Conventional wisdom has it that there’s no point to writing to the market, because it’s a tough, moving-target market—and by the time you write and sell and publish what’s hot now, it’ll be stone cold by the time your book comes out.

That’s only so true. Too many writers take that advice as carte blanche to write whatever they want, whenever they want, with no regard to the market at all.

That would be a mistake.

If you write something completely new, something that doesn’t acknowledge the realities of genre or marketplace, then no one will buy it because no one will know how to sell it. On the other hand, if you write something everyone else has already done, then you’re just another copycat.

Copycat publishing

Every time a book breaks out in a big way—Gone Girl, Harry Potter, The Hunger Games—readers clamor for more books just like the one they just fell in love with. But Gillian Flynn and J.K. Rowling and Suzanne Collins can write only so fast, so there’s a gap between the readers’ demand and market supply.

Publishers rush in to fill the void, debuting lots of similar stories. This is called copycat publishing. Many of these copycats do very well…until they don’t. That is, until the readers’ appetite for stories about twisted marriages and kids at wizard schools and rebels in dystopian societies is sated. This can take a surprisingly long time. Meanwhile, lots of publishers and authors have jumped on the bandwagon and may have benefited greatly from it. As have readers.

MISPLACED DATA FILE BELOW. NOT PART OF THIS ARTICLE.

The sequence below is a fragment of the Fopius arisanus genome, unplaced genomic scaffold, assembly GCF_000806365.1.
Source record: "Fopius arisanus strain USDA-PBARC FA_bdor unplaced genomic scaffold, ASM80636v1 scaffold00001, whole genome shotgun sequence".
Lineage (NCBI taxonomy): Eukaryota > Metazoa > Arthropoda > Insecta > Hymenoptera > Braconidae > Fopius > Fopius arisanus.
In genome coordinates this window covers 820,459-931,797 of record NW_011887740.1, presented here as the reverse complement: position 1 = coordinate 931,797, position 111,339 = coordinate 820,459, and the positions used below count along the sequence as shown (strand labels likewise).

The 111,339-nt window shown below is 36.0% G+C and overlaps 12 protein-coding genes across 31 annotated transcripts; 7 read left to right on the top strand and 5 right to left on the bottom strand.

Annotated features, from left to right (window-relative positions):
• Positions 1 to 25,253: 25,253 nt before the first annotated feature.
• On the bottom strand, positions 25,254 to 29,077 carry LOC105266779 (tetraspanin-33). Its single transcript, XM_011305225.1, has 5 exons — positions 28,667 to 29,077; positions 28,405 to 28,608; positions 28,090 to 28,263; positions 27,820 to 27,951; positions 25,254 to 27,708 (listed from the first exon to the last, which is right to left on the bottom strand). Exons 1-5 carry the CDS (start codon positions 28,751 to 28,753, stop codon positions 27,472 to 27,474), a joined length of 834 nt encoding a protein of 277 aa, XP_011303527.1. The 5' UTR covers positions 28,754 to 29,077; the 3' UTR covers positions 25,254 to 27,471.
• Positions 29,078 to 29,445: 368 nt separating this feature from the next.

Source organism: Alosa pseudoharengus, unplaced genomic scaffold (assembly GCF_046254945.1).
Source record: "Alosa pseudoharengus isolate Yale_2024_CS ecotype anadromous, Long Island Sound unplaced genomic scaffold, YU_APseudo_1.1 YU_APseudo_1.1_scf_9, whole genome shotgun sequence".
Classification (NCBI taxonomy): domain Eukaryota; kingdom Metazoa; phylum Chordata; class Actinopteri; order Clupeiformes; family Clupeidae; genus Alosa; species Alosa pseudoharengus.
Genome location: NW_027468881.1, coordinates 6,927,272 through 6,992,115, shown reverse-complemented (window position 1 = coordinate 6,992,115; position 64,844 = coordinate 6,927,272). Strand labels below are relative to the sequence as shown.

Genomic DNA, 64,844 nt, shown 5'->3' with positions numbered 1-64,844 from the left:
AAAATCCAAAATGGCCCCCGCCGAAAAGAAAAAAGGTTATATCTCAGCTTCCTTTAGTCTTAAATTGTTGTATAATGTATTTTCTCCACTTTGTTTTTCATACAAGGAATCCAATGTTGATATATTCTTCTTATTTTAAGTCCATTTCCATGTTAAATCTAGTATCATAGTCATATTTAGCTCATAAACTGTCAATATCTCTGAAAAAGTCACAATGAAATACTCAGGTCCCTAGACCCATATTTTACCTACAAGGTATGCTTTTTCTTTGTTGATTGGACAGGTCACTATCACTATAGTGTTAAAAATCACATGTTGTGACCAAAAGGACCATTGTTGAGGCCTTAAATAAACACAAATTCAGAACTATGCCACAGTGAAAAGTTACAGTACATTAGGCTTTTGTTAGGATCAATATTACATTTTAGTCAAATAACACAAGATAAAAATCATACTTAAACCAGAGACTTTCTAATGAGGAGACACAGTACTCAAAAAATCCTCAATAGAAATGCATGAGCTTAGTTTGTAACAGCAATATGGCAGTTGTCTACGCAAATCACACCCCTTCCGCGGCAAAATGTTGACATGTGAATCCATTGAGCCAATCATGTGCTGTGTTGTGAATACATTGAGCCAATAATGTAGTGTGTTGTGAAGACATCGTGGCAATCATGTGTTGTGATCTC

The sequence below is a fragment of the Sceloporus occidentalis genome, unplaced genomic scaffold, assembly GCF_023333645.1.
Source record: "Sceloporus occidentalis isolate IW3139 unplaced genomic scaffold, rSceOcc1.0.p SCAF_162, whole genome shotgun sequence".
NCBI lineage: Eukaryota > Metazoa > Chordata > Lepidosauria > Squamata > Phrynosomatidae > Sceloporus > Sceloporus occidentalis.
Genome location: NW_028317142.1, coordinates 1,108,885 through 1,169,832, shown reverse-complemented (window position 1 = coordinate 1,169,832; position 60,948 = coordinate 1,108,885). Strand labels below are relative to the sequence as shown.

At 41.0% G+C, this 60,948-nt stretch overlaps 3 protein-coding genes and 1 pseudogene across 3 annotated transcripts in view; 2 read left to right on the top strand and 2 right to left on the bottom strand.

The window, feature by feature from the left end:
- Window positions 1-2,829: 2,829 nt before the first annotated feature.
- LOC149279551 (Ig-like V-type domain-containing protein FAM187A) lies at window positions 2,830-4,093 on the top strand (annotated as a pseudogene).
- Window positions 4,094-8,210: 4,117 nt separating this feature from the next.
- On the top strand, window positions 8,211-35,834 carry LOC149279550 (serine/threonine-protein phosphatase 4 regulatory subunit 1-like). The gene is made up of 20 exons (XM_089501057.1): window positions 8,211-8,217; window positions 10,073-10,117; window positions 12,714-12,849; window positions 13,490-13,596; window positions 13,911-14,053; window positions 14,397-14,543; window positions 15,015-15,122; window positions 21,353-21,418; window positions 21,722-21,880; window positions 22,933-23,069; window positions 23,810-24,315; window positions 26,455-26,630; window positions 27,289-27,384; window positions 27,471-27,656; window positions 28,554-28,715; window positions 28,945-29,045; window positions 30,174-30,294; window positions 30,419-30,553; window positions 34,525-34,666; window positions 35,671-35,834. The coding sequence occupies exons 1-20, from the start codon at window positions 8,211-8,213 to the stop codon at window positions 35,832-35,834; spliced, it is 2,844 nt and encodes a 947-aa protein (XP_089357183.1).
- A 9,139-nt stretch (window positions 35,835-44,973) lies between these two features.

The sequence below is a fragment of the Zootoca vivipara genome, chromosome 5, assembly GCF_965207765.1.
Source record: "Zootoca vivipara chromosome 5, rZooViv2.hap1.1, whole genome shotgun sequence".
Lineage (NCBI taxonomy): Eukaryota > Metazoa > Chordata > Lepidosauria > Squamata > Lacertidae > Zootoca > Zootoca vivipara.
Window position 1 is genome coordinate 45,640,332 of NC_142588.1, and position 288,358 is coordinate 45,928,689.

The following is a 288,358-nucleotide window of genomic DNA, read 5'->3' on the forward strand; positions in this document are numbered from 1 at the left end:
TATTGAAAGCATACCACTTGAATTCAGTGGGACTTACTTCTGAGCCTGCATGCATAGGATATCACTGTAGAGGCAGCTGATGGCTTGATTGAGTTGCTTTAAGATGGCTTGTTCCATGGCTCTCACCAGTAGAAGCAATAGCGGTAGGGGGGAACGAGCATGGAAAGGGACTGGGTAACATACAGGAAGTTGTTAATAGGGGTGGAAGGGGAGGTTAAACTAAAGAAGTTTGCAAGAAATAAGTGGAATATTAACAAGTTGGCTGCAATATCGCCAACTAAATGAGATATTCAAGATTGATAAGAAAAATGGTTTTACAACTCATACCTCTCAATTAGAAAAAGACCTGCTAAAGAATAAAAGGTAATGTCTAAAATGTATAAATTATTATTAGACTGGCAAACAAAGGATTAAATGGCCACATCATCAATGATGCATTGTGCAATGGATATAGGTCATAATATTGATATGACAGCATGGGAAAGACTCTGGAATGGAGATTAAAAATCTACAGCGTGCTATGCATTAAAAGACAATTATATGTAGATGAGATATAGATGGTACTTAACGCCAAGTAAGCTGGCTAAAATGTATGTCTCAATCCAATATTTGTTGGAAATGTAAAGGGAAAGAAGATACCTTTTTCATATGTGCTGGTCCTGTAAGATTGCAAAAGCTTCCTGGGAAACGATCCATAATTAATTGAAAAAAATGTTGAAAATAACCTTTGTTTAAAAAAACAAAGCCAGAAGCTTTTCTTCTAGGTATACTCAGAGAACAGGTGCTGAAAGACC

But then it’s over. If you’re lucky, you rode the wave. If you’re not, you’re stuck on the beach with a warehouse full of books you can’t sell.

That’s why copycat publishing is so risky. You’re gambling that readers will still be clamoring for the kind of book they’re clamoring for right now two, three, four years from now.

If there’s a bandwagon

writing to the market

Paula Munier and Lee Child

As the brilliant and benevolent Lee Child says, “If there’s a bandwagon, don’t jump on it.” (I know, I know, another Lee Child quote, but c’mon guys, he is Lee Child.)

When Lee first wrote his iconic hero Jack Reacher, he deliberately wrote the character against type. But not too much. He made Reacher just as brave and strong and smart as the reigning iconic hero Spenser (and all the Spenser clones) created by the magnificent Robert B. Parker. But Lee made Jack Reacher very different—no home, no ties, no possessions.

At first glance, Reacher is the anti-Spenser. But not really: He’s the same, but different. (Which is partly why readers love them both so much.)

The same, but different

What all publishers are looking for is just what Lee gave them: the same, but different. Just like insert bestselling book in your genre here, only different. Just like Spenser, only different.

Enter Jack Reacher.

If you’re trying to break into print, or break out of midlist, ask yourself how you can do what Lee Child did.

How can you write something that’s the same as all of the other bestselling stories in your genre, but different enough to distinguish itself from those bestselling stories?

This is your challenge. But meeting the challenge amortizes your risk of playing copycat and boosts the odds of your succeeding in the tough, moving-target market of book publishing.

That’s writing to the market the smart way.


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